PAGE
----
Trump’s tweets worsened his image in Canada

A view of Old Quebec from the water. Canadians of varying political viewpoints are united in defending Prime Minister Justin Trudeau from Twitter attacks by U.S. President Donald Trump. (YJI photo)

Calgary, Canada – The recent G7 economic meeting in Quebec gave our favorite twitter warrior, U.S. President Donald Trump, a chance to flex his dissing skills after he had a disagreement with Canadian Prime Minister Justin Trudeau over some dissatisfactions regarding the tariffs imposed by the U.S. on Canadian steel and aluminum.
Trudeau simply looked out for the national interests of Canada, and Trump resorted to insulting Trudeau, which is disappointing but not surprising.
Trump referred to Trudeau as ‘very dishonest,’ ‘meek,’ and a backstabber. As well, U.S. trade advisor Peter Navarro told Fox News, “There’s a special place in hell for any foreign leader that engages in bad-faith diplomacy with President Donald J. Trump and then tries to stab him in the back on the way out the door.”
Despite many Canadian conservative citizens and politicians not agreeing with Trudeau’s policy, conservatives were willing to put aside their differences to rally around Trudeau in the face of his disrespect from Trump.
Because our government is liberal, I think there is an international misconception that all Canadians find Trump’s policy disgraceful and unacceptable. I do, but people that are not from Canada might be surprised to find that some Canadians actually support Trump’s politics and sentiments.
Relationships between Conservative and Liberal parties can often be strained, however once Trump disrespected Trudeau, people from all sides came to Trudeau’s defense.
Opposition leaders like Andrew Scheer, who heads the Conservative Party of Canada, voiced support for Trudeau against Trump’s unkind words. Scheer called Trump’s insults “clearly unhelpful.”
What Trump failed to think about – or he did and didn’t care – is that no matter what some Canadians might feel about Trudeau’s policy, he is still our leader, and disrespecting him is like disrespecting all of us. It’s kind of like someone insulting your mom, even if you don’t particularly care for her (I love my mom), and Canadians will not take that sitting down.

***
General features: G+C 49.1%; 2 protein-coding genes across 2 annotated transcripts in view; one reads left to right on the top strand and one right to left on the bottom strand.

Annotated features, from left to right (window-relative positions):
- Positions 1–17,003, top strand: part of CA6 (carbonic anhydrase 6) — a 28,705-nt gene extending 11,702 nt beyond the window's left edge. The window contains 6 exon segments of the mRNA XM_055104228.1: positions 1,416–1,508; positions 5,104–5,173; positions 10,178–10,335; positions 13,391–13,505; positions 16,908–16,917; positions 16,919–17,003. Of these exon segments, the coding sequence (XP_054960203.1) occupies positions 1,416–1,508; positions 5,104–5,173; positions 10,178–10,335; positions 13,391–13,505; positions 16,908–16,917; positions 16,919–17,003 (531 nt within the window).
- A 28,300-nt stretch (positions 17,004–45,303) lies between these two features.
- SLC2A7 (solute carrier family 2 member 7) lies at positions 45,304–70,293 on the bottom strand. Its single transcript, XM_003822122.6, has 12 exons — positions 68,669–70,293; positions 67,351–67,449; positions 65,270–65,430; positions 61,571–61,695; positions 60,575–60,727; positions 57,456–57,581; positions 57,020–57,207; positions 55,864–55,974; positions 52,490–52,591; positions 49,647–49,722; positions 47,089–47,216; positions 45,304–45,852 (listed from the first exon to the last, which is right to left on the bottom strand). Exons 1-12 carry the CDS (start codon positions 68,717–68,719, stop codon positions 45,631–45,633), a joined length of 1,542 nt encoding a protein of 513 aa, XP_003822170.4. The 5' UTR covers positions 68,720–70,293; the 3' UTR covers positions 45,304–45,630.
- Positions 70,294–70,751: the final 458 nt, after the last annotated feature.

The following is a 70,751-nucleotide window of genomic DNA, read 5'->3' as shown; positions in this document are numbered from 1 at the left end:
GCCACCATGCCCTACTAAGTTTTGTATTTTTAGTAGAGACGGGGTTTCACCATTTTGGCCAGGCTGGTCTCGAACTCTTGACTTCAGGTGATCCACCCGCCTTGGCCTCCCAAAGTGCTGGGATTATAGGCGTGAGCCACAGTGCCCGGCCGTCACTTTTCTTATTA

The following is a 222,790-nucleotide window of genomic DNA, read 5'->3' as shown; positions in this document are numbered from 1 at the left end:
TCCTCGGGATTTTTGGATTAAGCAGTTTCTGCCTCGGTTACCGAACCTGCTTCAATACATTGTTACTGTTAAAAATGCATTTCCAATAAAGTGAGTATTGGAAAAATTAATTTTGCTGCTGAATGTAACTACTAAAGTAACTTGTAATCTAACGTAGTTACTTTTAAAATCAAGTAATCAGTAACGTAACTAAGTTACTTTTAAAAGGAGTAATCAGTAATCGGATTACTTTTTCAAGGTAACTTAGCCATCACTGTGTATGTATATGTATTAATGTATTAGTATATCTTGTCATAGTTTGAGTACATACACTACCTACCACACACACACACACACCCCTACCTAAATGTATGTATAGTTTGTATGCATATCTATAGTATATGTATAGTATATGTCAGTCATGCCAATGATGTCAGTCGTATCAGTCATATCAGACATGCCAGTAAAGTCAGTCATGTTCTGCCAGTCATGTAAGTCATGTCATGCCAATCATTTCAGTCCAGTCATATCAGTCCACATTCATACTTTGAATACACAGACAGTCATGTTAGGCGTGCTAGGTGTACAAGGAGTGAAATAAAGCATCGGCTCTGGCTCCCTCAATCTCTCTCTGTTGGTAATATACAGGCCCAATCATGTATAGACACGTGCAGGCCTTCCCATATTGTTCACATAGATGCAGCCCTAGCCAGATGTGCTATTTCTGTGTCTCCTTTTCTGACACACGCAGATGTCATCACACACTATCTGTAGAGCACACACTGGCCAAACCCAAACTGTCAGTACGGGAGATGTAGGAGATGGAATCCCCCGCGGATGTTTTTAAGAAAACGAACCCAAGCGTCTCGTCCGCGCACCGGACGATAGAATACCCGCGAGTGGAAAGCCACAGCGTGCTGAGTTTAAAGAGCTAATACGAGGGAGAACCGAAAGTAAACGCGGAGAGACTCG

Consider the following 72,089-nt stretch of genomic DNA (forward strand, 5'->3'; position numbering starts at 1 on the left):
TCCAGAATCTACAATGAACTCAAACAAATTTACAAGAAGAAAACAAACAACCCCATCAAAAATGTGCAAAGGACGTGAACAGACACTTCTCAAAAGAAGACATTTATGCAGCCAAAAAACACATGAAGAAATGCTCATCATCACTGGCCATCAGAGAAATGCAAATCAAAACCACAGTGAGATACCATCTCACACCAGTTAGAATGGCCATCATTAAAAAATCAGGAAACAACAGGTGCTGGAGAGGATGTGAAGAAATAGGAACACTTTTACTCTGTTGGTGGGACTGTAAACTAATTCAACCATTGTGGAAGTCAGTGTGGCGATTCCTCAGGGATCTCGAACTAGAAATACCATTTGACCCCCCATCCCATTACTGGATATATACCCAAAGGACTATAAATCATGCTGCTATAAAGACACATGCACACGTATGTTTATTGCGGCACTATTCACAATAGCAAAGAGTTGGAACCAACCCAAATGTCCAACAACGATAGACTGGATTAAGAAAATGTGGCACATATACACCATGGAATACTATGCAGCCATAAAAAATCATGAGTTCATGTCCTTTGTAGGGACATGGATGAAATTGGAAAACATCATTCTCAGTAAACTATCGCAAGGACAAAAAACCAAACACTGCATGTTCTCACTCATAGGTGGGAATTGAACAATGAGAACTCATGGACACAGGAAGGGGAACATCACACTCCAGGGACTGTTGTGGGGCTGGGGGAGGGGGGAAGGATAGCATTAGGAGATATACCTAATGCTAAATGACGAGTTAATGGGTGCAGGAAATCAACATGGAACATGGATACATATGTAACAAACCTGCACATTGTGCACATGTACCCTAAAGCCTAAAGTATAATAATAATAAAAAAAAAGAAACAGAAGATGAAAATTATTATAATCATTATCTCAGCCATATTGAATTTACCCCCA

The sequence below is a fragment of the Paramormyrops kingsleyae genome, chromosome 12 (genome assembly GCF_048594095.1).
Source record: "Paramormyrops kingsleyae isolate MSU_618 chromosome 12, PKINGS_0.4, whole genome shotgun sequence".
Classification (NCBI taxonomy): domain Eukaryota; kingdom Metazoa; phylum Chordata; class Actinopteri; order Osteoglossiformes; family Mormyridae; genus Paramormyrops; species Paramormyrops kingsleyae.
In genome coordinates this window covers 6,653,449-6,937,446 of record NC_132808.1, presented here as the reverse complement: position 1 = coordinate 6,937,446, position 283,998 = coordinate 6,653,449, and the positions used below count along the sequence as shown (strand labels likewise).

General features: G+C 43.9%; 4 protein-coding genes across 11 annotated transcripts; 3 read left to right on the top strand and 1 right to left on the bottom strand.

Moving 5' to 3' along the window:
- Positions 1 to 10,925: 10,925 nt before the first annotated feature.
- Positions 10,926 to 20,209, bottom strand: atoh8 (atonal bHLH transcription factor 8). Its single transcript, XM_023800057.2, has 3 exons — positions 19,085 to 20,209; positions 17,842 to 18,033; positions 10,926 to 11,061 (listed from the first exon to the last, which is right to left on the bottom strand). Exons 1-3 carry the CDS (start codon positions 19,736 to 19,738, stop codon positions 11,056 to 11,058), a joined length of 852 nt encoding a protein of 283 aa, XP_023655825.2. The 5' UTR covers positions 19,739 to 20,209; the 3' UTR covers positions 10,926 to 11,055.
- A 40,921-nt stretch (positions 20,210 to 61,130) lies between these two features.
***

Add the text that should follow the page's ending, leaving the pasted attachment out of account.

I view Trump as someone who doesn’t care about pleasing anyone except his devout supporters, and while it might sound odd to patriotic Americans, taking steps to keep other countries pleased can be a very important part of foreign policy and national security.
I, and many other Canadians now have an even worse opinion of Trump and the U.S., as he seems to have no problem risking relationships that have been ingrained in our history for centuries, over political disagreements and a lack of maturity and impulse control.
Whether you support Trump or not, you must admit his lack of decency is a very valid flaw in a world leader, and his comments towards Trudeau were entirely unnecessary. He didn’t even seem to be looking out for the interests of his nation while tweeting, he just seemed to crave the thrill of attacking another person on twitter.
Something interesting to note is the action of conservative politicians supporting Trudeau under Trump’s personal attacks. One has to wonder if U.S. politicians from both sides would come to Trump’s defense in the same situation.
Is divisive opinion and support over the president just a fundamental difference between U.S. politicians and Canadian politicians? Or is that just a product of the way this election turned out?
I’m not sure, but what I do hope for is for Trump to take a more respectful approach when talking about other national leaders, especially ones of countries who have a historically good relationship with the U.S.
Akinyemi Akinokun is a Junior Reporter with Youth Journalism International.

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